the study of the kicking components within sports

Thursday, October 10, 2013

Old School Kicking, part 2

In part 1 we toured ancient cultures and civilizations around the world over a span of several thousand years, looking at the first known games that included kicking. While kicking continued to be global over the next millenium, our focus below is on the British Isles and North America, where several games evolved - all of which were/are called football by many.

1100 Of the various medieval ball games that developed in the areas that would eventually become Great Britain, the especially violent Mob Football was the most popular. It was typically played between neighboring villages, with each team’s town square essentially serving as the goal. Each team/mob tried to force the ball into the opponent’s village center.

1314 King Edward II of England issued the first ban of football. Several subsequent kings also tried to ban it. The game was considered to be unchristian and it distracted people from the traditional sports of fencing and archery.

1527 The first documented reference to Celtic football (Caid) was found in the Statute of Galway, which allowed the playing of football and archery but banned hurling and handball. The field version of Caid, as opposed to the cross country version, involved kicking a ball through a goal formed by two tree boughs. Caid may have derived from the Welsh game of Knappan, which may have descended from the Viking game of Knattleikr.

1600 Native North Americans played a kicking-game / mock-battle called Pasuckuakohowog, which translates as "they gather to play ball with the foot." The game often included hundreds of participants, playing on a mile long field or beach with goals at each end.

1823 Legend has it that William Webb Ellis, a student at the Rugby School in England, illegally picked up a ball during a football/soccer game and ran with it, inadvertently leading to the development of the game which would be named after the school. They also added goalpost with a cross bar, with scoring coming by kicking the ball over the crossbar. Around the same time period, the six other major public schools in England were starting to standardize the rules of their game (soccer).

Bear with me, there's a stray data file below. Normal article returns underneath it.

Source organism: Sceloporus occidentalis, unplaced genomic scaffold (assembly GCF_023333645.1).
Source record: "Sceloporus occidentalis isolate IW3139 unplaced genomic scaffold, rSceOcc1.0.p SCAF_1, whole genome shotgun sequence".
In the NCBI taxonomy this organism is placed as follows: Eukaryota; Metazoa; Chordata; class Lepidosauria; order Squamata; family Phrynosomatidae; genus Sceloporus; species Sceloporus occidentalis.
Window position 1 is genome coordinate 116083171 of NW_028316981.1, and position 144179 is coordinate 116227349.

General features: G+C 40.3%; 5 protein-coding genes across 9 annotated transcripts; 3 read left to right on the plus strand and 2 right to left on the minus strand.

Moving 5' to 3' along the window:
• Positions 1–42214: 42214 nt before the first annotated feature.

1846 Dr. Thomas Arnold, the head of Rugby School, made the first truly standardized rugby rules.

1855 Charles Goodyear patented the first manufactured inflatable balls, made of vulcanized rubber.

1860 Yale banned football in 1860 and Harvard did so the following year. The game at the time resembled the violent Mob Football from England.

1862 The Oneida Football Club was formed in Boston. The played a combined version of earlier Colonial and American game formats that included both kicking and carrying. The games were dubbed the "Boston Game".

1863 Eleven London football clubs/schools met at the Freemason's Tavern, forming The Football Association and began the first official standardization of soccer rules.

1867 In the late 1860’s football returned to college campuses. Yale, Princeton, Rutgers, and Brown played a kicking-based game akin to soccer, while Harvard played the “Boston Game” and Canadian schools played a running-based game all more akin to rugby.

1869 Princeton played at Rutgers in what is considered to be the first intercollegiate football/soccer game. At this time, virtually every school still had its own variations and rules. A home team’s rules were typically used for a game.

1871 The Rugby Football Union in England was formed to standardize rugby rules and remove some of the violence from the game.

1875 Harvard and Yale played for the first time. At this time Harvard was the lone American school using rugby-like rules, however as other schools played against or watched Harvard, they too began to shift away from the soccer-like rules.

1876 Harvard, Yale, Princeton, and Columbia met to establish standardized rules. The results were very similar to the Rugby Football Union rules from England, except for the primary difference of the kicked goal was replaced with the touchdown.

1883 Points were added to the game of football, with field goals valued at five points, touchdowns at two points, and conversions after touchdowns at four points.

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